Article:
Resumen

Los estudios de asimilación étnica se basan frecuentemente en la comparación del status entre lo s nacidos en el extranjero y sus descendientes, “la segunda qeneración:” En este procedimiento está implícita la suposición de que la immigración reciente ha sido insignificante y que los nacidos en el extranjero representan una población cerrada. Sinembargo, un análisis de las estadisticas oficiales indica que los inmigrantes que llegaron desde la Segunda Guerra Mundial constituyen ahora una parte apreciable de la poblacion nacida en el extranjero, mientras que los nacidos fuera del pais que llegaron antes de que se establecieran cuotas de resiricción, están siendo rapidamenie diezmados por la mortalidad.

Los últimos inmigrantes, de acuerdo a la iniención de la ley que fija cuotas, son de un status socioeconómico mucho más elevado que los inmigrantes que llegaron antes de la Primera Guerra Mundial. Por lo tanto, en los datos sobre la población nacida fuera del país, se confunden las características de los últimos inmigrantes con las de los que llegaron primero. Los datos existentes no permiten un enjuiciamiento riguroso de esta confusión, o un adecuado control de la misma. Este trabajo sugiere que las tabulaciones para los nacidos fuera del pais por “año de llegada,” mejorarían la utilidad sociolóqica de los datos para grupos étnicos.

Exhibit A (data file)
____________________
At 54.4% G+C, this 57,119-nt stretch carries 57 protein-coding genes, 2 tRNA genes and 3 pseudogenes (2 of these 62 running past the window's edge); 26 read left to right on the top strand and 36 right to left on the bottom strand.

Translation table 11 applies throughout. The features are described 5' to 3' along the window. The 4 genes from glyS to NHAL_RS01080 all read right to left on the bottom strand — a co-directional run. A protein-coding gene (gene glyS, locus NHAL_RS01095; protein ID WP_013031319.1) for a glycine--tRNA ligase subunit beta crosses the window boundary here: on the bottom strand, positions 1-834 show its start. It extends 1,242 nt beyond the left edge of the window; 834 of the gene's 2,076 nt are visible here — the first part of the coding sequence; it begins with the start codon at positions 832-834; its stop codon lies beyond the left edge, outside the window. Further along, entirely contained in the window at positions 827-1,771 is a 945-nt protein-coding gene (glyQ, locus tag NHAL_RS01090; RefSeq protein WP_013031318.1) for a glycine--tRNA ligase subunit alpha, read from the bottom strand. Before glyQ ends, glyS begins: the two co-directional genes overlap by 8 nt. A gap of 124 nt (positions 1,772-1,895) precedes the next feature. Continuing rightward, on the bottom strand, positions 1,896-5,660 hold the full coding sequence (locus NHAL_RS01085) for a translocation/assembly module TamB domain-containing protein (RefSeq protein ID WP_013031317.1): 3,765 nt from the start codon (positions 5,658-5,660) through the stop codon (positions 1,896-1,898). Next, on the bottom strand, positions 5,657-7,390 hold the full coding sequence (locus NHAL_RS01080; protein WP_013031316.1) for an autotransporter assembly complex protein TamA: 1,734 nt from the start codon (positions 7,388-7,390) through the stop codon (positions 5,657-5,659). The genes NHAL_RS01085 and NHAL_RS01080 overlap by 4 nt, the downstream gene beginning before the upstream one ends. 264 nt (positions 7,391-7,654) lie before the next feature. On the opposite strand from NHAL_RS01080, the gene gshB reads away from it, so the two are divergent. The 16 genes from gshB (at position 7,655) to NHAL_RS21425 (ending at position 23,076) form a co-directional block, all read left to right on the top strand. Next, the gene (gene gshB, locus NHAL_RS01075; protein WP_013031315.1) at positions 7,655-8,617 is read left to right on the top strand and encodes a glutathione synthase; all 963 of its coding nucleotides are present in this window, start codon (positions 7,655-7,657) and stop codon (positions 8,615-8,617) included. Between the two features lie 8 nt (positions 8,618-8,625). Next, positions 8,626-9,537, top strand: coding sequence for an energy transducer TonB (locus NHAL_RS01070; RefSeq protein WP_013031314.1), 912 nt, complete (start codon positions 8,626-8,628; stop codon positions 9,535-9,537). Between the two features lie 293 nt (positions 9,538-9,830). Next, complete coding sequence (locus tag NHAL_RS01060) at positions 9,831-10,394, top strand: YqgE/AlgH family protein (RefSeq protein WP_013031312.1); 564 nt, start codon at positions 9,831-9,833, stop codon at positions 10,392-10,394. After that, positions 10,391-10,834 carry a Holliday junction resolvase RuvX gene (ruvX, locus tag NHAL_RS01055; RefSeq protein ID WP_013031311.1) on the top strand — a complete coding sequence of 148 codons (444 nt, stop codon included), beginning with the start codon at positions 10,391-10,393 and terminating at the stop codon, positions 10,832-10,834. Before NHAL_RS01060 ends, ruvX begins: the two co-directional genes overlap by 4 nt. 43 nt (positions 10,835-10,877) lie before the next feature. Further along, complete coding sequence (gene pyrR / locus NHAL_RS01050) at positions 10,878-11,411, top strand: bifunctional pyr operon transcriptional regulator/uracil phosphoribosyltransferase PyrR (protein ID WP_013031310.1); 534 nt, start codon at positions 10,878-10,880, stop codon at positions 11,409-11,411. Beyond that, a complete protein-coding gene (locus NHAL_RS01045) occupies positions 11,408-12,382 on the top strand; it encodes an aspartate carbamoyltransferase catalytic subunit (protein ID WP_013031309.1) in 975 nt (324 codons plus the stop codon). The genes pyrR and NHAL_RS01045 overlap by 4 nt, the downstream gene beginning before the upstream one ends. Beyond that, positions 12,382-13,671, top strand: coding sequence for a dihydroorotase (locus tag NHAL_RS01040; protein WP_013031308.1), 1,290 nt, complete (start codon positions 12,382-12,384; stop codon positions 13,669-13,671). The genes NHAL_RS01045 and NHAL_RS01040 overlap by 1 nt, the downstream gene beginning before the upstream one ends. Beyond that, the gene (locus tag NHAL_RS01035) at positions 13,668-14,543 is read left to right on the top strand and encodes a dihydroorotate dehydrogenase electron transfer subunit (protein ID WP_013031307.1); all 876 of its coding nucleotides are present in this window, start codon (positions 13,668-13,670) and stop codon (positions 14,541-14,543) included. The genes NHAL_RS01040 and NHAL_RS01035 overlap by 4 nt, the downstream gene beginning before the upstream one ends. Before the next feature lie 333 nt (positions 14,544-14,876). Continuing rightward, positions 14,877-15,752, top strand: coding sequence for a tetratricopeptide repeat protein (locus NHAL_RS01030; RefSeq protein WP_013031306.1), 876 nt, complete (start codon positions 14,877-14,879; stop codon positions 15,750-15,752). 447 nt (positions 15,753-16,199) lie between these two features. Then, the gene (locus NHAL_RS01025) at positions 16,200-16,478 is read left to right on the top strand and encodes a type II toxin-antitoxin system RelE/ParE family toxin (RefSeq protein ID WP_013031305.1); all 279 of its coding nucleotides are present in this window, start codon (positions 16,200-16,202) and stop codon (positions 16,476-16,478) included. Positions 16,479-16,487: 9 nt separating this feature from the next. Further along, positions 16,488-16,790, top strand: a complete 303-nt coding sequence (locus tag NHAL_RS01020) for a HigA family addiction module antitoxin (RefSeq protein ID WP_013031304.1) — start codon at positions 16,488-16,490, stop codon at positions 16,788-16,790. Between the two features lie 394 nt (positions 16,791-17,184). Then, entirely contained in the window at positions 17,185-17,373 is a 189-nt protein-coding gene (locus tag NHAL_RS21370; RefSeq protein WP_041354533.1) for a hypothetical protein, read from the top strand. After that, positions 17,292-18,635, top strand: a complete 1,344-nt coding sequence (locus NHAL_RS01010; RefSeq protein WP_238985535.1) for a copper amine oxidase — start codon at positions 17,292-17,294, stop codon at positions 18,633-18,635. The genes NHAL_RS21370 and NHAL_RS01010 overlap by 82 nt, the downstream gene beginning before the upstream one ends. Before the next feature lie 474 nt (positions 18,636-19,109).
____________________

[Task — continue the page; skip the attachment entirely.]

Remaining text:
Summary

Studies of ethnic assimilation are frequently based upon status comparisons between the foreign born and their “children,” the second generation. The assumption that recent immigration has been negligible and that the foreign born represent a closed population is implicit in that procedure. However, analysis of official statistics indicates that immigrants who arrived since World War II now comprise a substantial share of the foreign-born population, while the foreign born who arrived before quota restrictions are rapidly being depleted by mortality. Recent immigrants, as intended by quota legislation, are of much higher socioeconomic status than immigrants who arrived before World War 1. Hence, characteristics of both recent immigrants and earlier arrivals are confounded in data for the foreign-born population. Existing data do not permit rigorous assessment of this confusion or adequate control for it. This paper suggests that tabulations of the foreign born by “year of arrival” would improve the sociological utility of data for ethnic groups.

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